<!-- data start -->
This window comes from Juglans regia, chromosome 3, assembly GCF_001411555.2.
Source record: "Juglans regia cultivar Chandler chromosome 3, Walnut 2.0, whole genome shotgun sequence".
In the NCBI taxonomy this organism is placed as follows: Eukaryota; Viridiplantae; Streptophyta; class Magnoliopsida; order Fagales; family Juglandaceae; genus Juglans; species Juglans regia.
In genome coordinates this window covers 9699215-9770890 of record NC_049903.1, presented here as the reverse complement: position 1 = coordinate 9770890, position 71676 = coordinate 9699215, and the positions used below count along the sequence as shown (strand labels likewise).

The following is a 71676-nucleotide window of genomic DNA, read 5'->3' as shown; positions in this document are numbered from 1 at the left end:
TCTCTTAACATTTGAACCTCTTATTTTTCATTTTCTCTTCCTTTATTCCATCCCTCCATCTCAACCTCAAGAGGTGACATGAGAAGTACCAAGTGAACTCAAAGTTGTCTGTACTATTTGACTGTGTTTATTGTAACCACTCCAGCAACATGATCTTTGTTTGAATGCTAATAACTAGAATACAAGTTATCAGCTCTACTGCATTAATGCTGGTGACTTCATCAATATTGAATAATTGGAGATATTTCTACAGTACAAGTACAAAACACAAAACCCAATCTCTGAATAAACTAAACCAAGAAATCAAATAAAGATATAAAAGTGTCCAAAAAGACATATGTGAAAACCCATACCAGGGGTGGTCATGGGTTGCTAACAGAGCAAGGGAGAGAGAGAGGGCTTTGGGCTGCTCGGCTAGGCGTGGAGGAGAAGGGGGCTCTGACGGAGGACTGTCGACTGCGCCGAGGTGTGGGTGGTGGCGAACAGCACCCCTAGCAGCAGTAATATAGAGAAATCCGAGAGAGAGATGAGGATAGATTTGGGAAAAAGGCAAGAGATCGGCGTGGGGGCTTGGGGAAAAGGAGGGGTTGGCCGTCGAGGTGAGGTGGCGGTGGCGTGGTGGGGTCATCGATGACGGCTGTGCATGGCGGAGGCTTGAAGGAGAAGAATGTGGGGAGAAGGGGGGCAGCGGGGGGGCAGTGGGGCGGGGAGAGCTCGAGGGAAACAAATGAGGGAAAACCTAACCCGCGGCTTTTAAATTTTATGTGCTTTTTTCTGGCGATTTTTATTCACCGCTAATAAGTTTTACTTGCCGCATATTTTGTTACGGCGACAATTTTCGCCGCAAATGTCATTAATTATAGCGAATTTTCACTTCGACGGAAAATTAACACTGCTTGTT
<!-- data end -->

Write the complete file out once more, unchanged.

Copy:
This window comes from Juglans regia, chromosome 3, assembly GCF_001411555.2.
Source record: "Juglans regia cultivar Chandler chromosome 3, Walnut 2.0, whole genome shotgun sequence".
In the NCBI taxonomy this organism is placed as follows: Eukaryota; Viridiplantae; Streptophyta; class Magnoliopsida; order Fagales; family Juglandaceae; genus Juglans; species Juglans regia.
In genome coordinates this window covers 9699215-9770890 of record NC_049903.1, presented here as the reverse complement: position 1 = coordinate 9770890, position 71676 = coordinate 9699215, and the positions used below count along the sequence as shown (strand labels likewise).

The following is a 71676-nucleotide window of genomic DNA, read 5'->3' as shown; positions in this document are numbered from 1 at the left end:
TCTCTTAACATTTGAACCTCTTATTTTTCATTTTCTCTTCCTTTATTCCATCCCTCCATCTCAACCTCAAGAGGTGACATGAGAAGTACCAAGTGAACTCAAAGTTGTCTGTACTATTTGACTGTGTTTATTGTAACCACTCCAGCAACATGATCTTTGTTTGAATGCTAATAACTAGAATACAAGTTATCAGCTCTACTGCATTAATGCTGGTGACTTCATCAATATTGAATAATTGGAGATATTTCTACAGTACAAGTACAAAACACAAAACCCAATCTCTGAATAAACTAAACCAAGAAATCAAATAAAGATATAAAAGTGTCCAAAAAGACATATGTGAAAACCCATACCAGGGGTGGTCATGGGTTGCTAACAGAGCAAGGGAGAGAGAGAGGGCTTTGGGCTGCTCGGCTAGGCGTGGAGGAGAAGGGGGCTCTGACGGAGGACTGTCGACTGCGCCGAGGTGTGGGTGGTGGCGAACAGCACCCCTAGCAGCAGTAATATAGAGAAATCCGAGAGAGAGATGAGGATAGATTTGGGAAAAAGGCAAGAGATCGGCGTGGGGGCTTGGGGAAAAGGAGGGGTTGGCCGTCGAGGTGAGGTGGCGGTGGCGTGGTGGGGTCATCGATGACGGCTGTGCATGGCGGAGGCTTGAAGGAGAAGAATGTGGGGAGAAGGGGGGCAGCGGGGGGGCAGTGGGGCGGGGAGAGCTCGAGGGAAACAAATGAGGGAAAACCTAACCCGCGGCTTTTAAATTTTATGTGCTTTTTTCTGGCGATTTTTATTCACCGCTAATAAGTTTTACTTGCCGCATATTTTGTTACGGCGACAATTTTCGCCGCAAATGTCATTAATTATAGCGAATTTTCACTTCGACGGAAAATTAACACTGCTTGTT